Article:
For many years, he tried to sell his land to entities such as the University of Idaho and Gonzaga University for research purposes, but they declined. Finally, in 2003, when he was eighty-four, he struck an unusual deal with the BLM and Kootenai County. The sale contract was inventive, in that the two organizations were obliged to pay John five thousand dollars per month until he died. He agreed to forgive the debt after his death.

Part of the deal was that the property be named the John C. Pointner Memorial Wildlife Sanctuary Trail. Before he died, he bought a three-foot memorial stone that read, “Dead People and Live Animals Permitted.” It is placed above Cougar Bay at an undisclosed location to keep it undisturbed. When John Pointner died on May 30, 2005, ownership of his 160 acres went to the BLM and Kootenai County to expand and complete the Cougar Bay Nature Preserve.

The preserve remained unaltered until 2014, when the BLM contracted with a U.S. Forest Service fire hotshot crew to build a hiking trail. That summer a viewing platform was built by the Post Falls Boy Scout Troop 209, led by Eagle Scout Josh Kirby. The platform overlooks the bay and the city of Coeur d’Alene, giving weary hikers a stunning view. 

Today, Cougar Bay Nature Preserve’s well-maintained 2.2-mile hiking trail wanders through a wildlife sanctuary where low-impact recreation is encouraged. Birdwatching and wildlife sightings abound, and visitors can paddle around the marshlands in canoes or kayaks in the no-wake zone. The Idaho Wildlife Viewing Guide calls the preserve one of the state’s best wildlife-viewing sites.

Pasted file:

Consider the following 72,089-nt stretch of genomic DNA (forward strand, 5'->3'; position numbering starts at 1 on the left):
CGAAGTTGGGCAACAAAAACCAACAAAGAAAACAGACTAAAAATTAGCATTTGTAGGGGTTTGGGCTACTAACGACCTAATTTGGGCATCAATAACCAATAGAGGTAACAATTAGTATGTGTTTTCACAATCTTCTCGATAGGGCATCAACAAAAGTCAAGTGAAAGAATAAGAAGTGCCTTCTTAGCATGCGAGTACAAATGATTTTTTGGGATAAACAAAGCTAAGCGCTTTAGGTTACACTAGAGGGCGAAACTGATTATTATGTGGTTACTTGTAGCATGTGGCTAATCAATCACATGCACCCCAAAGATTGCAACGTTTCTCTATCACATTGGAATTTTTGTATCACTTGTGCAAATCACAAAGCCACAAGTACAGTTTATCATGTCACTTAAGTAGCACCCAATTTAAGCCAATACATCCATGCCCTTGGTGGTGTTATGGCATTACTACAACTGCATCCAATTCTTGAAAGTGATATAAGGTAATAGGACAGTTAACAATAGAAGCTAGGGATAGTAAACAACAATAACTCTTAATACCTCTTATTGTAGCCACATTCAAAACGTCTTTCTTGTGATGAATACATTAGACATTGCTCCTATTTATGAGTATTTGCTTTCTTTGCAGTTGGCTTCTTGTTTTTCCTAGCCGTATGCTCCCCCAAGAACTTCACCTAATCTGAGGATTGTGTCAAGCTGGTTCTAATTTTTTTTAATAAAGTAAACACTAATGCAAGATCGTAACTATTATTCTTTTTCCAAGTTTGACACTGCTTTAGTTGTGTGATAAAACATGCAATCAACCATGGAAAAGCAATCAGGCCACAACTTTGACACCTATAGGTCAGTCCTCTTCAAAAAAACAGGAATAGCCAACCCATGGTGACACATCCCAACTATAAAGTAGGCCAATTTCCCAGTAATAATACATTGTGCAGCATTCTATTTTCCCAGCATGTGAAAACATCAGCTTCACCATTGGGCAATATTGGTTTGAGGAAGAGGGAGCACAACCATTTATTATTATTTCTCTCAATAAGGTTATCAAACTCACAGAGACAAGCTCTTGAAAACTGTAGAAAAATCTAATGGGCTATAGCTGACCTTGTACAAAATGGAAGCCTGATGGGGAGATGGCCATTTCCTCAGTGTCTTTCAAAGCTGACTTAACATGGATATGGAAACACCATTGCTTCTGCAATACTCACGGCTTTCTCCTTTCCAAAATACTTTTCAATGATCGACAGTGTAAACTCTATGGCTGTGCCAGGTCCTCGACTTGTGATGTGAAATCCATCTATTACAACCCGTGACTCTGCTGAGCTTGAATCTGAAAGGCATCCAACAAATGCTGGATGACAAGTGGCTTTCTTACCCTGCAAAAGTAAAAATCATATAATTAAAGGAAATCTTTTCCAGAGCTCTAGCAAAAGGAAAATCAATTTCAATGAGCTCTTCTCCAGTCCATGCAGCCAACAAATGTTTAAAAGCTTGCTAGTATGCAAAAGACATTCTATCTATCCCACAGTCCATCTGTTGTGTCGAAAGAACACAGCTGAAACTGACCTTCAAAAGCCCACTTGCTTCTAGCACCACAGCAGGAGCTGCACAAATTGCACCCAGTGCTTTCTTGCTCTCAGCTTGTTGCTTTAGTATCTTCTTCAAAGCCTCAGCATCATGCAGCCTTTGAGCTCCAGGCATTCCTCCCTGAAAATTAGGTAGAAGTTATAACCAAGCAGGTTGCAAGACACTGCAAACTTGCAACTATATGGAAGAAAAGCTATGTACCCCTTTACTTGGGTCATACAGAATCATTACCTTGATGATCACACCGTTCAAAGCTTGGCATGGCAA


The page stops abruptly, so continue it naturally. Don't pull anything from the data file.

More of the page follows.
The preserve was jointly managed by TNC and BLM until 2021, when the BLM received $1.6 million from the U.S. Department of the Interior Land and Water Management Fund State Grants program and purchased the preserve outright, in keeping with the federal government’s current America the Beautiful initiative.

Public lands such as the Cougar Bay Nature Preserve are undeniably good for communities. My book, Cougar Bay Nature Preserve: Saving Coeur d’Alene’s Natural Gem, which was published in September 2023, is an account of an effort that involved remarkable timing, persistence, and single-minded activism.

Endurance and resolve prevailed. The Cougar Bay Nature Preserve provides a place where people and nature intersect, and both are free to thrive. Like Coeur d’Alene’s Tubbs Hill, it is a local treasure. 

Cougar Bay Nature Preserve: Saving Coeur d’Alene’s Natural Gem (The History Press, 2023) is available locally wherever books are sold and at arcadiapublishing.com.

 

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Theresa Shaffer

About Theresa Shaffer

Theresa Shaffer is a longtime supporter of land conservancy. She and life partner Wes Hanson live on a 160-acre original homestead in Coeur d’Alene protected from development through a conservation easement. A mother and grandmother, Theresa is a retired educator and administrator from the University of Idaho, where she received a Master’s degree.